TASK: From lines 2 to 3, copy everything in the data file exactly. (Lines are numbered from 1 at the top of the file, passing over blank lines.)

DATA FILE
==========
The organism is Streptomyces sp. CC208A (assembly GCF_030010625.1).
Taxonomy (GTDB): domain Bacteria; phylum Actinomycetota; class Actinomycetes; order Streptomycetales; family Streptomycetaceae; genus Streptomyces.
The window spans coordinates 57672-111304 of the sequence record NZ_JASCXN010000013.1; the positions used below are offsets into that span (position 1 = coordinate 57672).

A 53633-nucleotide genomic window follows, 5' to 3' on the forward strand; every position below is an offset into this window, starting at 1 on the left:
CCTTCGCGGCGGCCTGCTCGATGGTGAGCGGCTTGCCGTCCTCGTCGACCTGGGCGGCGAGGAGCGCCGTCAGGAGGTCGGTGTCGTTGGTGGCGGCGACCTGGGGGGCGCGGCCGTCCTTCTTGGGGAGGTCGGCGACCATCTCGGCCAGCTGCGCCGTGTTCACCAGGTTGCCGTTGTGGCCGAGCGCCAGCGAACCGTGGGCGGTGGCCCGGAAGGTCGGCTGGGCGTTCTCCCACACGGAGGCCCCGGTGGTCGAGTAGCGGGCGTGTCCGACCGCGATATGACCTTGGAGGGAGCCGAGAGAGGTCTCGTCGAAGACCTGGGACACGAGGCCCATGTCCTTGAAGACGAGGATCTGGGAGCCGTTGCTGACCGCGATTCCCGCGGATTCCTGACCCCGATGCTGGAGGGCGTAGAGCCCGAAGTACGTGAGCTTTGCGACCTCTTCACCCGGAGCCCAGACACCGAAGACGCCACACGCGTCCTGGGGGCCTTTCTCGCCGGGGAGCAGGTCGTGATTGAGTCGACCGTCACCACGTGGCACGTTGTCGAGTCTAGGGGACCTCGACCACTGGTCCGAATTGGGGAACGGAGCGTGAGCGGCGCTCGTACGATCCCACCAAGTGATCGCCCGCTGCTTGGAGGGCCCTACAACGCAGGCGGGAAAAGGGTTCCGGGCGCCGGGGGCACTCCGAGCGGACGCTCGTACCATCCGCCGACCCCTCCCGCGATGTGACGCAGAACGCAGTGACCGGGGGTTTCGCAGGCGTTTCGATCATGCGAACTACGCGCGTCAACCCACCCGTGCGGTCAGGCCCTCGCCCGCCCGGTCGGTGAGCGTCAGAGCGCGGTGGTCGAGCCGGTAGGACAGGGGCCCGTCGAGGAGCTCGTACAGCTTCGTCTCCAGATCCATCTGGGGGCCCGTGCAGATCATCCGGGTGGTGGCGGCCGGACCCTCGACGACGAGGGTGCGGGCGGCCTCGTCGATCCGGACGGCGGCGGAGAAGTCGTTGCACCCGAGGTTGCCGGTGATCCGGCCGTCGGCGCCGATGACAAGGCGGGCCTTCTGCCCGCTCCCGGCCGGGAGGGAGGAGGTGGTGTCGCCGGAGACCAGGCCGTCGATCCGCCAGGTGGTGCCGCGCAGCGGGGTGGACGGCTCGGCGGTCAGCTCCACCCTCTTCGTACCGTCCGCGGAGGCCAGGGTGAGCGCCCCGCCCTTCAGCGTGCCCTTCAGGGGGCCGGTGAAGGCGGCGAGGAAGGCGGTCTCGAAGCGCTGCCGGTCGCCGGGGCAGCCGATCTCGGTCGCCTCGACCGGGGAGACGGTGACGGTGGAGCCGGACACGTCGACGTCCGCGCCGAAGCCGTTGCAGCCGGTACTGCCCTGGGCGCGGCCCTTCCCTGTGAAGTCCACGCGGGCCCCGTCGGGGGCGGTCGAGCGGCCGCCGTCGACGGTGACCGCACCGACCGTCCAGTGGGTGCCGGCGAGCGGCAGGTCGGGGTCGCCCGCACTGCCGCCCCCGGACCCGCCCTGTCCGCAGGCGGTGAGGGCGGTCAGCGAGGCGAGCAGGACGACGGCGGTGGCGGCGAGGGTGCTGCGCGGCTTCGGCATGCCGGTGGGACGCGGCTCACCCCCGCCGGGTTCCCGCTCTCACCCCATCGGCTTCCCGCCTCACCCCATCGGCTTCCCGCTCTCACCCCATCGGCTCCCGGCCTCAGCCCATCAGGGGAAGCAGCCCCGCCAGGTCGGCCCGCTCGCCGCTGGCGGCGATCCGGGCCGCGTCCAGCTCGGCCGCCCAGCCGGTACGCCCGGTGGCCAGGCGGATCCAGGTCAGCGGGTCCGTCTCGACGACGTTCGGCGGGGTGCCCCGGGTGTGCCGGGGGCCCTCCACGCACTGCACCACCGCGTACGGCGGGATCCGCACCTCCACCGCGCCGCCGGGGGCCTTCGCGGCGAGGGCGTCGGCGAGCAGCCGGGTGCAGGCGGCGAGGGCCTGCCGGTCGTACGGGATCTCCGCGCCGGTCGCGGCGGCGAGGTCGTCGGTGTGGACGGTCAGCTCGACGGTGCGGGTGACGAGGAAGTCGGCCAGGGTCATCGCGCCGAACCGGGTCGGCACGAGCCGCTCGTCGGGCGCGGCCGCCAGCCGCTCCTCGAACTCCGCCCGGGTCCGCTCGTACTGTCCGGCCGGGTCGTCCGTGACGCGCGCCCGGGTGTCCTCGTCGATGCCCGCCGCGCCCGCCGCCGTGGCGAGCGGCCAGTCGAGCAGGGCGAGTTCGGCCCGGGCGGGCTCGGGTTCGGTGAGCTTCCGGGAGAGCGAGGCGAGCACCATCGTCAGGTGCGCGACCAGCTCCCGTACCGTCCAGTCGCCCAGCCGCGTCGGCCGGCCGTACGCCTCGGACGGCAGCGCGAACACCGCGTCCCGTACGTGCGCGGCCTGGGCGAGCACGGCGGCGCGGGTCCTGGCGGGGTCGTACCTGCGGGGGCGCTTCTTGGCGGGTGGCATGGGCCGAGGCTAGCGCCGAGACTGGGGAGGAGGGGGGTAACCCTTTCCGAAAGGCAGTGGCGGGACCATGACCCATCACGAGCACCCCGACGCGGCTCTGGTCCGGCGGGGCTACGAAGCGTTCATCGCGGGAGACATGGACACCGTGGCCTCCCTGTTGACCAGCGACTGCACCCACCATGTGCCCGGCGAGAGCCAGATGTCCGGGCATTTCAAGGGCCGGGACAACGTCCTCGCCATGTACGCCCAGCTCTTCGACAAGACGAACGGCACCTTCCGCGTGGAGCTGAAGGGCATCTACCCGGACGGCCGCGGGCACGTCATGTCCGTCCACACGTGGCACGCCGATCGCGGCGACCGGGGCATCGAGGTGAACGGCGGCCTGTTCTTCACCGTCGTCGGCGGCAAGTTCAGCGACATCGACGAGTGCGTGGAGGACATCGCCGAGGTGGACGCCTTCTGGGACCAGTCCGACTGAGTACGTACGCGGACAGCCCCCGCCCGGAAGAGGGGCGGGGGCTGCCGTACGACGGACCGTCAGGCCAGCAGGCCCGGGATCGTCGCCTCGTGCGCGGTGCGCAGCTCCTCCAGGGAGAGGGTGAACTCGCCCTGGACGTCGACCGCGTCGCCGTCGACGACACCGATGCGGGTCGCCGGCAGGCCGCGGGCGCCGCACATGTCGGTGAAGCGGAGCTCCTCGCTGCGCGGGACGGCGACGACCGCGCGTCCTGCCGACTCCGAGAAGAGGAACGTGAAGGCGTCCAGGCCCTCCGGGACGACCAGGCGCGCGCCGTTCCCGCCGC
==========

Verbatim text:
Taxonomy (GTDB): domain Bacteria; phylum Actinomycetota; class Actinomycetes; order Streptomycetales; family Streptomycetaceae; genus Streptomyces.
The window spans coordinates 57672-111304 of the sequence record NZ_JASCXN010000013.1; the positions used below are offsets into that span (position 1 = coordinate 57672).